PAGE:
The Royal Wedding is over, but the public’s love affair with the royal couple endures. Just today, the internet was busy decoding the new coat of arms for Meghan Markle, now the Duchess of Sussex, to find any hidden romantic homages to Prince Harry.
Markle, the once-divorced 36-year-old biracial television star, seemed a modern-day Cinderella when she married Prince Harry of Wales — whom she met on a blind date and scolded for being 40 minutes late. Lifetime even made a TV movie about their romance. Their unconventional courtship, carried out in the public eye with an intense scrutiny on everything that made Markle a unique addition to Buckingham Palace, renewed the romantic notion that perseverance, a bit of luck, and belief in true love can lead to a fairytale ending.
Of course, it was Hollywood that perfected the fairytale ending. We’ve all seen the one about the improbable couple who get together after some hilarious hijinks. But, if you dig a little deeper, rom-coms and other tearjerkers can teach us serious (and sometimes silly) lessons about real-life love.
This week, the NewsHour staff joined three film and culture experts in sharing what they’d learned about love from romantic movies — from the necessity of friendship in a relationship to the imperfection of love.
“My Best Friend’s Wedding” taught me that these movies are fantasies, modern-day fairytales. They’re not a guide for how to be a real person in the world. Throughout that movie, Julia Roberts’ character behaves like a rom com heroine. She lies, she sneaks around, she hurts the people around her — all in the name of love. It doesn’t work. She doesn’t get the guy — in fact, she nearly loses him for good and she’s held to account for all her unkind, unethical behavior, just as you hope she would be in real life.
“Notting Hill” came out when I was 11 or 12, and it was the first time I can remember watching a movie couple making each other laugh and thinking, “that seems like a pretty important part of a romantic relationship.” That movie is, for all its flaws, an exemplary genre film and the banter between the couple isn’t the kind of combative sparring you usually think of when you think of rom-com banter. They’re not competing, they’re collaborating, and it’s endearing and fun and sexy.
I didn’t enjoy “500 Days of Summer” all that much, but one thing it taught me was that each party will remember the relationship, and its end, differently. And they’ll tell themselves — and the people around them — their version of the story. I always wonder what if Tom (Joseph Gordon-Levitt) really saw Summer (Zooey Deschanel) as a full person, not just a hot blank slate, and listened to her? What would that movie look like if we got to hear her version of events?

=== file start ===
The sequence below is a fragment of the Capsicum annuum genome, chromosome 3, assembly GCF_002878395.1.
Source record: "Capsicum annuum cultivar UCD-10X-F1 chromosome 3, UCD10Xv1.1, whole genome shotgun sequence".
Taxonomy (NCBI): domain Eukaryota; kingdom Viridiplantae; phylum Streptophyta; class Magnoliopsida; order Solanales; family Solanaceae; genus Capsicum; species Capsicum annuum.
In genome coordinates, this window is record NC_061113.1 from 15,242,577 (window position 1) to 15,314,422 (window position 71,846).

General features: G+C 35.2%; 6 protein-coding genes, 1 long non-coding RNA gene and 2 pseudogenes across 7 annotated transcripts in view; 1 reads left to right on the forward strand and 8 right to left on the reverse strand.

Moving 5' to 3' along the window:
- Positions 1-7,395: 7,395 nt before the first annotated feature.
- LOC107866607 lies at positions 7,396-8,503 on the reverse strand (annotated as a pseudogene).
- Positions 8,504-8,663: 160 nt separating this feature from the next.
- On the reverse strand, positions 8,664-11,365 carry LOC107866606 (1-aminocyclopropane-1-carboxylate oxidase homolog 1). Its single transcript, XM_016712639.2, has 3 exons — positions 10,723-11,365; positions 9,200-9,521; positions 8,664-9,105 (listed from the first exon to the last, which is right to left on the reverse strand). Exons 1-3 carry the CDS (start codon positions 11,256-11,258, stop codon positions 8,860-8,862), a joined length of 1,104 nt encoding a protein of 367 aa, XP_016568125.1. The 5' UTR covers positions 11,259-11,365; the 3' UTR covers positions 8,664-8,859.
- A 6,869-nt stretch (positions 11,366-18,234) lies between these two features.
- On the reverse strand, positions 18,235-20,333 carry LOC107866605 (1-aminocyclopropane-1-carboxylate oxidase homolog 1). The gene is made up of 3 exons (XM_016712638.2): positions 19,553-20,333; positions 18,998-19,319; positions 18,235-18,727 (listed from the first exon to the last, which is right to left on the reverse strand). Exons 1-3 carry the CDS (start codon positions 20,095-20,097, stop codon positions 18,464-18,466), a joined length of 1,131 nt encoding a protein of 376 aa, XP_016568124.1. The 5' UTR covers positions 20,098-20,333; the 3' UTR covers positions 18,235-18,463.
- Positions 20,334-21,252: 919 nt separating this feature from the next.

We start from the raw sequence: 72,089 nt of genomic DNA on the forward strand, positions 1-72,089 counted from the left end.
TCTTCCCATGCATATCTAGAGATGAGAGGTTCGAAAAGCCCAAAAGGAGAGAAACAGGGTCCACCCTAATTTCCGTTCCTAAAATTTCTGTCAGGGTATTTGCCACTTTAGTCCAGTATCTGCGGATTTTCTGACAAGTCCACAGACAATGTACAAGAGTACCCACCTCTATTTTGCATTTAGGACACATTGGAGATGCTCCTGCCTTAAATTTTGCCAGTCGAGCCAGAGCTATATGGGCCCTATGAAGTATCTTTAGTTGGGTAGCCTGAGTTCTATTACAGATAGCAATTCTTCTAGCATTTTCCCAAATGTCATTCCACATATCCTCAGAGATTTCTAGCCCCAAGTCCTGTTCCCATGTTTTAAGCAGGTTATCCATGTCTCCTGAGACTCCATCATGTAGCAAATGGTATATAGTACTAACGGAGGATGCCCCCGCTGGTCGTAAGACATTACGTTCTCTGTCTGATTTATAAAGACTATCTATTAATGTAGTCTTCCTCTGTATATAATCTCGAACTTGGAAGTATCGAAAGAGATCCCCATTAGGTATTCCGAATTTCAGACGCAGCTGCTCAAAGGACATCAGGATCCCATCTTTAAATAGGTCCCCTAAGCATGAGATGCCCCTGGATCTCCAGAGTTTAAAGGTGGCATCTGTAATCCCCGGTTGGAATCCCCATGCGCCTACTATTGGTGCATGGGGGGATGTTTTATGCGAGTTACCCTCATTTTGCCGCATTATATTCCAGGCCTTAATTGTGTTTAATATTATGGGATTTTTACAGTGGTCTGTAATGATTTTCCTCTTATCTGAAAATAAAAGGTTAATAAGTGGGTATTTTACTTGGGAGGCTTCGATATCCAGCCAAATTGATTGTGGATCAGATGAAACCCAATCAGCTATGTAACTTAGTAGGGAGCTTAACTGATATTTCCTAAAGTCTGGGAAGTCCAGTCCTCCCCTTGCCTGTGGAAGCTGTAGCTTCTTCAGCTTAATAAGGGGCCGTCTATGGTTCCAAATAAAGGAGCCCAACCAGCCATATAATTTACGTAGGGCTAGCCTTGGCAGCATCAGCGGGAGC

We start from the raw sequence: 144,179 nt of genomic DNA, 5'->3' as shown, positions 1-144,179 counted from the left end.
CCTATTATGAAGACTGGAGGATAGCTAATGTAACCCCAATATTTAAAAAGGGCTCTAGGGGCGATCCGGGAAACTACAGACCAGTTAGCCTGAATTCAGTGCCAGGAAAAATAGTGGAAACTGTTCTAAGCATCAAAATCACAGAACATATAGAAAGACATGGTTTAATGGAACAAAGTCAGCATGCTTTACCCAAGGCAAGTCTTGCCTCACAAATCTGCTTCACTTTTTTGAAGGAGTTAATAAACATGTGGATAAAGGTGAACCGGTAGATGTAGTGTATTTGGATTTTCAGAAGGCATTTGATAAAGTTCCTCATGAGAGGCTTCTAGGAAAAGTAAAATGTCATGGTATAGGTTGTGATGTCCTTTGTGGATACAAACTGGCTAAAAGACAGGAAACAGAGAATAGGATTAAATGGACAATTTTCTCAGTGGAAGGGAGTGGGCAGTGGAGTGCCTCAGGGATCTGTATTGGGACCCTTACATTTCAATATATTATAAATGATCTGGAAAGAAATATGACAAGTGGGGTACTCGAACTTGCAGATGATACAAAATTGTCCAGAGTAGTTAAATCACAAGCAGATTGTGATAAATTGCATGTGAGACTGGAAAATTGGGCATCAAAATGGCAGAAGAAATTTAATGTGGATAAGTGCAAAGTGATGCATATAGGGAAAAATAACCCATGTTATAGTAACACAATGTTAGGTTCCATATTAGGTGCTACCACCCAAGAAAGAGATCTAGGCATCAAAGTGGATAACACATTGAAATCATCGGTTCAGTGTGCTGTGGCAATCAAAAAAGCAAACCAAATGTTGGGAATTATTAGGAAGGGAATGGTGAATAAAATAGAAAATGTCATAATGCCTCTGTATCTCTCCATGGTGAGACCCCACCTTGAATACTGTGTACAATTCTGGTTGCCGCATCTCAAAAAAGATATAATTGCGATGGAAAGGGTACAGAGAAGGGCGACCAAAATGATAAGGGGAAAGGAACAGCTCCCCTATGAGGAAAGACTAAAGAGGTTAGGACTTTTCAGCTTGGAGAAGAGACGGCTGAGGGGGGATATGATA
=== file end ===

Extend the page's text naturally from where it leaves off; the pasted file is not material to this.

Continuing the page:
–Chloe Angyal, Huffington Post deputy opinion editor
From the slow-burn love affair that develops between Harry (Billy Crystal) and Sally (Meg Ryan), as well as the vignettes of all those lovely old couples, “When Harry Met Sally” taught me that couples can’t be happy — no matter how much sex they’re having — unless they have a healthy friendship. Harry had it backwards when he said in the beginning of the film that men and women can’t be friends because the sex part always gets in the way.
What I learned about love from “Moonstruck” is summarized pretty well by what Nicolas Cage’s Johnny says to Cher’s Loretta: “Love don’t make things nice. It ruins everything. It breaks your heart. It makes things a mess. We’re not here to make things perfect. Snowflakes are perfect. The stars are perfect. Not us. We are here to ruin ourselves and break our hearts and love the wrong people and die.”
–Jen Chaney, pop culture writer and film, TV and book critic
“The Five Year Engagement” has taught me a lot about getting married, especially as I plan my own wedding. Lesson 1) My fiancé and I will probably break up at some point during the wedding planning process. We’ll both be sad and I’ll probably grow a huge beard and take up crossbow hunting, 2) after a pep talk by Elmo, we’ll eventually get back together, and Lesson 3) It’s really easy to overthink things. Sometimes it’s worth just going for it.
“The Notebook” taught me that the way to impress a girl is by jumping onto a Ferris wheel and threatening to hurt myself if she doesn’t want to go on a date with me.
–Michael Boulter, PBS NewsHour news assistant
“She’s All That” taught me that, much to my chagrin, women are rarely impressed by hacky sack.
“The Break-Up” taught me that you should not underestimate the fighting skills of a person in an a cappella singing group.
–Shea Serrano, The Ringer staff writer
“He’s Just Not That Into You” taught me to stop over-analyzing relationships and never accept the quote “blinded by love.” When a person shows you who they are, believe it.
“Because I Said So” taught me that love is not always what is expected. It is not always who you want, who your parents want for you, or who you’ve envisioned yourself with. Loves show up when you least expect it and the man of your dreams could be the last person you expected.
— Deema Zein, PBS NewsHour online production assistant